Drawbacks to SPAs

Having said all of that, there is a major drawback to SPAs.  You have to really know JavaScript, and I’m guessing even though it is the most used language, the number of people who really know JavaScript relative to the number of people it would take to implement a good SPA in a way that can be tested and maintained is relatively few.

Now, I’m sure someone will argue that we still need something.  In fact, as I was discussing this article with some of my peers, we recognized that WebForms and MVC at least allow us to provide page level security.  But even that could be handled using a regular HTML page either by applying the security at the IIS level or by implementing security in the WebAPI and JavaScript.

And what if your page has no interactive components?  Or just a part of the page has some interactive components?  Maybe the bulk of the content comes from a database.  In that case, you can use either and neither  would necessarily be “bad.”

What About Database Driven Static Sites?

The part that is posting back can be implemented using JavaScript and WebAPI.  The rest can be implemented by turning off state management on WebForms and using databinding and Model View Presenter(MVP) or Model View ViewModel (MVVM).  I prefer MVP. Or you can go for MVC and Razor.  Either will essentially get you where you need to go and be relatively light weight.  Although one could make the argument that MVC will give you more control.  The question you have to ask though is, if you had the control, would you really use it.  Does the performance gain relative to the traffic you expect to get and the level of experience your developers have make the switch to MVC worth it?  Would it make more sense to concentrate training efforts on improving JavaScript and WebAPI skills?  Just some things to think about.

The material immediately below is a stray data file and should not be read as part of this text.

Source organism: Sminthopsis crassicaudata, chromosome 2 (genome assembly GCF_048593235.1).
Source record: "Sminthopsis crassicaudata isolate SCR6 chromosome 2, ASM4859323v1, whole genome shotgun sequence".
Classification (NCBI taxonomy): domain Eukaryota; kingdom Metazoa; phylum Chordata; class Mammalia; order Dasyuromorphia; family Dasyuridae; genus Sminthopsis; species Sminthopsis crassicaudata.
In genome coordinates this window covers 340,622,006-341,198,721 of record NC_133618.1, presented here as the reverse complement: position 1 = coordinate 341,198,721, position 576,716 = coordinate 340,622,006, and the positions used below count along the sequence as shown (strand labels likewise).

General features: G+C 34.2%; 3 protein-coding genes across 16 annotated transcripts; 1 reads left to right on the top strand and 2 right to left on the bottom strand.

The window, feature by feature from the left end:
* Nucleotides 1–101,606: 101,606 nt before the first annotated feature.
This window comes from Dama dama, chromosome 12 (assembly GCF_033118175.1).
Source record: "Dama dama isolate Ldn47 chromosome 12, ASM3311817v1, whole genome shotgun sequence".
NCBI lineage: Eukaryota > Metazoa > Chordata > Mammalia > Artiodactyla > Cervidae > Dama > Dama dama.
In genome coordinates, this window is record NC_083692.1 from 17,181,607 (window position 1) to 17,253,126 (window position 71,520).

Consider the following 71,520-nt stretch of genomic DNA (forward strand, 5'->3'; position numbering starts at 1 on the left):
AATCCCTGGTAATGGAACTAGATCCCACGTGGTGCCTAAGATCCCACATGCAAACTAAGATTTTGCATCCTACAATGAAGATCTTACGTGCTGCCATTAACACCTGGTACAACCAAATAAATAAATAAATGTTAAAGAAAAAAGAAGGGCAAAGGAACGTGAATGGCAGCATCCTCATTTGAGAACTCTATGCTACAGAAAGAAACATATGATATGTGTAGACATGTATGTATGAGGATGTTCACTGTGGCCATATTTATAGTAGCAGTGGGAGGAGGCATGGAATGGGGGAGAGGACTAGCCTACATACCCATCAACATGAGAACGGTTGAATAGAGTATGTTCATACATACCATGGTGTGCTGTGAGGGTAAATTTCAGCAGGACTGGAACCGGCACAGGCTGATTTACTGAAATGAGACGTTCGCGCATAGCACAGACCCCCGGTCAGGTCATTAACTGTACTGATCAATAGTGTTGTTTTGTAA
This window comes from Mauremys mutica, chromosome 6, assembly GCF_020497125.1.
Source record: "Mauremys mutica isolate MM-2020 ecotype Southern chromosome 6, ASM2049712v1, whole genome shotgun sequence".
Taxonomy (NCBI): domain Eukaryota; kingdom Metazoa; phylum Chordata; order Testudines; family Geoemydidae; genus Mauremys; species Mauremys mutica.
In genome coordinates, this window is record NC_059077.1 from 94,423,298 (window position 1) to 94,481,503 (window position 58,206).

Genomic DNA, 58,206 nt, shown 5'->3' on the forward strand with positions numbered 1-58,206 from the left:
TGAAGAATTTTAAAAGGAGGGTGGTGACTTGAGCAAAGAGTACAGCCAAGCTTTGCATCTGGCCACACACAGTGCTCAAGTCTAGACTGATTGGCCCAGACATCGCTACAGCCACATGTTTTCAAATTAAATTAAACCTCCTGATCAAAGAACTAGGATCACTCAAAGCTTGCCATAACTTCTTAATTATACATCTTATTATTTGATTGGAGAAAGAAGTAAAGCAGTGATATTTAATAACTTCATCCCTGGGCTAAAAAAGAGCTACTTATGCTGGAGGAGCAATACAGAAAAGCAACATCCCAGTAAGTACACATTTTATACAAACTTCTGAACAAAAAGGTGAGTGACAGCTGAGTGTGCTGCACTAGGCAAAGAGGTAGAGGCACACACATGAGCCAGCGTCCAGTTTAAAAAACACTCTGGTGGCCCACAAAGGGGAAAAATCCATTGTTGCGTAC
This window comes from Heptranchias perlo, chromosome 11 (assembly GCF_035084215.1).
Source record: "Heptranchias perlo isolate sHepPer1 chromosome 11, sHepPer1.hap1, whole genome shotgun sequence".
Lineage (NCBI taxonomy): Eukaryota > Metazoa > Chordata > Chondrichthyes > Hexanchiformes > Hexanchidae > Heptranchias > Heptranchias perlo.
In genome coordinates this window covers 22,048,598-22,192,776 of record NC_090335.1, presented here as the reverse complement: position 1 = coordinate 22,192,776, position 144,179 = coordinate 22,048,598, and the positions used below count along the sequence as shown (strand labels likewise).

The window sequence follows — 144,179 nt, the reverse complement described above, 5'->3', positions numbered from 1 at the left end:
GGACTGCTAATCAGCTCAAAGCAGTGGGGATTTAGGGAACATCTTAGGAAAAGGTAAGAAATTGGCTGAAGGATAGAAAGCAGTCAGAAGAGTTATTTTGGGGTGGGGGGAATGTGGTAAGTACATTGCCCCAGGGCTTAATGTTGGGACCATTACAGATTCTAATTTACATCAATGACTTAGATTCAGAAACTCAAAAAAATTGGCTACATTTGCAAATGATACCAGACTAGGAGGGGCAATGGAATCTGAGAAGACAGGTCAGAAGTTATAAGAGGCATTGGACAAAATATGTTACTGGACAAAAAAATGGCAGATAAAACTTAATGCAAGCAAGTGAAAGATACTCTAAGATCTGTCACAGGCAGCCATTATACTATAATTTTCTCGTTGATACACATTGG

So, stop arguing about WebForms vs MVC and put all of that energy into REALLY learning JavaScript, CSS, and HTML because that is where you will be spending a huge hunk of your time in the future as a web application programmer.

The Internet has moved on.  HTML, CSS and JavaScript aren’t just designer eye candy toys anymore.  They are first class development tools that you need to learn now if you plan on being marketable 5 to 10 years from now.

Other Places Talking About WebForms vs MVC

My Visual Studio Toolbox


Last week I started on a blog post about the tools I use and it ended up being about the tools I use for blogging and podcasting.

Today I thought I’d work on something a little more generic and look at what’s in my Visual Studio toolbox.

Continue reading “My Visual Studio Toolbox”

Is Your Architecture Crippling Your Unit Testing?

Last week I wrote a post that talked about Unit Testing and the need to make sure you are only testing one particular unit of code at a time.  The post was well received.  But I am surprised that no one commented on the glaring hole I left in the post.

In that post, I said:

Continue reading “Is Your Architecture Crippling Your Unit Testing?”